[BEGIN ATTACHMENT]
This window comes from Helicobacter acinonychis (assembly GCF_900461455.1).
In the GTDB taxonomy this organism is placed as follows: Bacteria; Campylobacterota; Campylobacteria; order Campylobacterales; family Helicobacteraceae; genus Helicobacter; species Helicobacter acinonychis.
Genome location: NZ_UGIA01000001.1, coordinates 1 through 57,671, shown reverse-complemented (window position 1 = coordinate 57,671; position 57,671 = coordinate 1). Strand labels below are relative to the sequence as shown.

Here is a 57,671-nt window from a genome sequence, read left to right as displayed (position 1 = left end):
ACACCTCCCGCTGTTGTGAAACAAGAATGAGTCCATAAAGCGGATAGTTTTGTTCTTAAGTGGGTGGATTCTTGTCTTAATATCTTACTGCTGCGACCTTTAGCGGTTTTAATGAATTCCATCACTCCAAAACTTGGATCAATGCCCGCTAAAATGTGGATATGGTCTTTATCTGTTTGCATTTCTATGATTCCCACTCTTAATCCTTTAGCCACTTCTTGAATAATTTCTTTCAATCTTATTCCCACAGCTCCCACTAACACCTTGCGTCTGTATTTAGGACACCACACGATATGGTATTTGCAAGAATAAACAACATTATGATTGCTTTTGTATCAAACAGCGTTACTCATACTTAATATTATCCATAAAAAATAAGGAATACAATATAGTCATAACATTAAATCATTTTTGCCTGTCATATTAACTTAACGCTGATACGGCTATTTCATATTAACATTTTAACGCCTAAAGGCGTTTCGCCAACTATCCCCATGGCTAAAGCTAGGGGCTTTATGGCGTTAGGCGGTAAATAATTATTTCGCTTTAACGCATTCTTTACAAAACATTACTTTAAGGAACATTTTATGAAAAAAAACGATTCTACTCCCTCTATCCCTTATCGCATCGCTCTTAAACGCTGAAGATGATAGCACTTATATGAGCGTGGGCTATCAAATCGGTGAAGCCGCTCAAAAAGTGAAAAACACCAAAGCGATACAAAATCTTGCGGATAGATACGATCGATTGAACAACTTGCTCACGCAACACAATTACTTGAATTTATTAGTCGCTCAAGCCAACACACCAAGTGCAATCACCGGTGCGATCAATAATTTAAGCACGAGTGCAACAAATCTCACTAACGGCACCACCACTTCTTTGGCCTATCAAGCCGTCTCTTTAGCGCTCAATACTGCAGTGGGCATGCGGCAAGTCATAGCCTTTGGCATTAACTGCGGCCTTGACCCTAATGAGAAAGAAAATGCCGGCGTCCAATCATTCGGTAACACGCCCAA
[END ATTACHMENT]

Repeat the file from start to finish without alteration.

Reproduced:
This window comes from Helicobacter acinonychis (assembly GCF_900461455.1).
In the GTDB taxonomy this organism is placed as follows: Bacteria; Campylobacterota; Campylobacteria; order Campylobacterales; family Helicobacteraceae; genus Helicobacter; species Helicobacter acinonychis.
Genome location: NZ_UGIA01000001.1, coordinates 1 through 57,671, shown reverse-complemented (window position 1 = coordinate 57,671; position 57,671 = coordinate 1). Strand labels below are relative to the sequence as shown.

Here is a 57,671-nt window from a genome sequence, read left to right as displayed (position 1 = left end):
ACACCTCCCGCTGTTGTGAAACAAGAATGAGTCCATAAAGCGGATAGTTTTGTTCTTAAGTGGGTGGATTCTTGTCTTAATATCTTACTGCTGCGACCTTTAGCGGTTTTAATGAATTCCATCACTCCAAAACTTGGATCAATGCCCGCTAAAATGTGGATATGGTCTTTATCTGTTTGCATTTCTATGATTCCCACTCTTAATCCTTTAGCCACTTCTTGAATAATTTCTTTCAATCTTATTCCCACAGCTCCCACTAACACCTTGCGTCTGTATTTAGGACACCACACGATATGGTATTTGCAAGAATAAACAACATTATGATTGCTTTTGTATCAAACAGCGTTACTCATACTTAATATTATCCATAAAAAATAAGGAATACAATATAGTCATAACATTAAATCATTTTTGCCTGTCATATTAACTTAACGCTGATACGGCTATTTCATATTAACATTTTAACGCCTAAAGGCGTTTCGCCAACTATCCCCATGGCTAAAGCTAGGGGCTTTATGGCGTTAGGCGGTAAATAATTATTTCGCTTTAACGCATTCTTTACAAAACATTACTTTAAGGAACATTTTATGAAAAAAAACGATTCTACTCCCTCTATCCCTTATCGCATCGCTCTTAAACGCTGAAGATGATAGCACTTATATGAGCGTGGGCTATCAAATCGGTGAAGCCGCTCAAAAAGTGAAAAACACCAAAGCGATACAAAATCTTGCGGATAGATACGATCGATTGAACAACTTGCTCACGCAACACAATTACTTGAATTTATTAGTCGCTCAAGCCAACACACCAAGTGCAATCACCGGTGCGATCAATAATTTAAGCACGAGTGCAACAAATCTCACTAACGGCACCACCACTTCTTTGGCCTATCAAGCCGTCTCTTTAGCGCTCAATACTGCAGTGGGCATGCGGCAAGTCATAGCCTTTGGCATTAACTGCGGCCTTGACCCTAATGAGAAAGAAAATGCCGGCGTCCAATCATTCGGTAACACGCCCAA